Friday, December 23, 2016

Does Brown Dwarf G196-3B Have Saturn-like Rings?


Zakhozhay et al


The origin of the very red optical and infrared colours of intermediate-age (∼10 - 500 Myr) L-type dwarfs remains unknown. It has been suggested that low-gravity atmospheres containing large amounts of dust may account for the observed reddish nature. We explored an alternative scenario by simulating protoplanetary and debris discs around G196-3B, which is an L3 young brown dwarf with a mass of ∼15 MJup and an age in the interval 20 - 300 Myr. The best-fit solution to G196-3B's photometric spectral energy distribution from optical wavelengths through 24 μm corresponds to the combination of an unreddened L3 atmosphere (Teff≈1870~K) and a warm (≈ 1280 K), narrow (≈ 0.07 - 0.11 R⊙) debris disc located at very close distances (≈ 0.12 - 0.20 R⊙) from the central brown dwarf. This putative, optically thick, dusty belt, whose presence is compatible with the relatively young system age, would have a mass ≥7×10−10 M⊕ comprised of sub-micron/micron characteristic dusty particles with temperatures close to the sublimation threshold of silicates. Considering the derived global properties of the belt and the disc-to-brown dwarf mass ratio, the dusty ring around G196-3B may resemble the rings of Neptune and Jupiter, except for its high temperature and thick vertical height (≈6×103 km). Our inferred debris disc model is able to reproduce G196-3B's spectral energy distribution to a satisfactory level of achievement.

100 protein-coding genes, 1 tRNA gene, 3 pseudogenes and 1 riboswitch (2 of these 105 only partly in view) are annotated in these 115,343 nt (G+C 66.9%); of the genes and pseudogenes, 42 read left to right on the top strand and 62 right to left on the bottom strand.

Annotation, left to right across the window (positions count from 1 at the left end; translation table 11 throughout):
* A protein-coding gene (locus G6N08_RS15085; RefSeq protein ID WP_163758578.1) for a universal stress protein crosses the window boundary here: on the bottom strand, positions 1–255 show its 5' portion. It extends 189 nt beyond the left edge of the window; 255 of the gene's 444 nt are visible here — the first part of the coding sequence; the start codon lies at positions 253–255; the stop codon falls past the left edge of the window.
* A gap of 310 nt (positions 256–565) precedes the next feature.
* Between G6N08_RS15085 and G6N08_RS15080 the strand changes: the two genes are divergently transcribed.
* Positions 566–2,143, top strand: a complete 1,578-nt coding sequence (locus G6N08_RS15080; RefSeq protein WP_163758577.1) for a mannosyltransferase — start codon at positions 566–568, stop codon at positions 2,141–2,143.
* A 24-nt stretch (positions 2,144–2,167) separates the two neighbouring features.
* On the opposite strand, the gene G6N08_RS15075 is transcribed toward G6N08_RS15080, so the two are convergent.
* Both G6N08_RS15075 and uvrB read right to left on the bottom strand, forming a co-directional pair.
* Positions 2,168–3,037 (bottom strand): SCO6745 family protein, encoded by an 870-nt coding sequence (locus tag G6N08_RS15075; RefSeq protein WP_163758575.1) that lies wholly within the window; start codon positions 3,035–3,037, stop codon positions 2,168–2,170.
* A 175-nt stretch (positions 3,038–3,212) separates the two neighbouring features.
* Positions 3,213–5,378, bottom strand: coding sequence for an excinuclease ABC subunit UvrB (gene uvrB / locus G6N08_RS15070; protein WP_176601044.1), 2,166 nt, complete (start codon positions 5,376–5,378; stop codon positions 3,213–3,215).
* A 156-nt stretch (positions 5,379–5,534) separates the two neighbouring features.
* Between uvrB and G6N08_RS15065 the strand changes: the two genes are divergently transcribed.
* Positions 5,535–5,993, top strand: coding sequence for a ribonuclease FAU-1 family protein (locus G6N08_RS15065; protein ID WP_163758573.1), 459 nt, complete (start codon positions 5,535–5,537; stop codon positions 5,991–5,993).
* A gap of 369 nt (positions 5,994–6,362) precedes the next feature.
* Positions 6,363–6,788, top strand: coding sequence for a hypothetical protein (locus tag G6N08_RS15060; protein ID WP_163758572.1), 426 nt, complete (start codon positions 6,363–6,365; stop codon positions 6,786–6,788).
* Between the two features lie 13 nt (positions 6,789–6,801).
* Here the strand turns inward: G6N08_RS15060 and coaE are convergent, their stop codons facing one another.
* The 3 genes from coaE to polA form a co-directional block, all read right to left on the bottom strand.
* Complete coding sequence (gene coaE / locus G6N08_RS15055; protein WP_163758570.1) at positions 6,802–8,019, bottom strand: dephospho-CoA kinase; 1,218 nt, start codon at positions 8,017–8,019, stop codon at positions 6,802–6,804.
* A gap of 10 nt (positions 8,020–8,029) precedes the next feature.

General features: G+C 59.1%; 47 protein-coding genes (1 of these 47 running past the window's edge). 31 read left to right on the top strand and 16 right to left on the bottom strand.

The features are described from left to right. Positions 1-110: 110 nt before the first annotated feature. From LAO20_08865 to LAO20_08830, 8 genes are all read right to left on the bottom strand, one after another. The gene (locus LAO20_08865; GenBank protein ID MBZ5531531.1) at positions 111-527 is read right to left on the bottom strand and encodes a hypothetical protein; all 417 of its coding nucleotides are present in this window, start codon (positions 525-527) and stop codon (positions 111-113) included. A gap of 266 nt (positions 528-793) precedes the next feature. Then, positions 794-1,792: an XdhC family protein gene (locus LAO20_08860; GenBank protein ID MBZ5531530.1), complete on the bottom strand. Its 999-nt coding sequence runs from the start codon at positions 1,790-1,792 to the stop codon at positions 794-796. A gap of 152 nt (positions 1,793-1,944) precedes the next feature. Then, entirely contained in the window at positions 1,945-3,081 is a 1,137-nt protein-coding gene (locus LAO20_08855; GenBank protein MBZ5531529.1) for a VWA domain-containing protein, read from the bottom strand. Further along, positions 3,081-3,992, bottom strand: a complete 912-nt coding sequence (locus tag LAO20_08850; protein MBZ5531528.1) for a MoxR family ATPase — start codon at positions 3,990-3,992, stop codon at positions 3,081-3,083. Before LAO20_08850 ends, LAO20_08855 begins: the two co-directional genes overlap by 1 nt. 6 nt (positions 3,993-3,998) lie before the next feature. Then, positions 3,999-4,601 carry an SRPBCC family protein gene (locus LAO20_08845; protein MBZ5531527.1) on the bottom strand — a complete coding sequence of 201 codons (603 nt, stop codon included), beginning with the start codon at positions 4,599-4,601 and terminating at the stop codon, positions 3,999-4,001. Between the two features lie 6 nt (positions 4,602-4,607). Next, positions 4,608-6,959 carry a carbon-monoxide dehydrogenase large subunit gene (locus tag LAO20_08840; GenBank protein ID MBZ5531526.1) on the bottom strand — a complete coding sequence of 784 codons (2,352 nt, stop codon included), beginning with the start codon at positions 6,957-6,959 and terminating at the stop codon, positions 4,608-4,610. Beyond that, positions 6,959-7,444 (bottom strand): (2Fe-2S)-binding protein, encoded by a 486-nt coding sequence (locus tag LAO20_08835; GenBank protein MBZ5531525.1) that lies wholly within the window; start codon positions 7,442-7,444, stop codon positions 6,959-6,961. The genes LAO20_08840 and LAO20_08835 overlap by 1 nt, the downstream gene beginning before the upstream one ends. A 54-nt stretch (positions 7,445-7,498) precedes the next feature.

No comments:

Post a Comment

Note: Only a member of this blog may post a comment.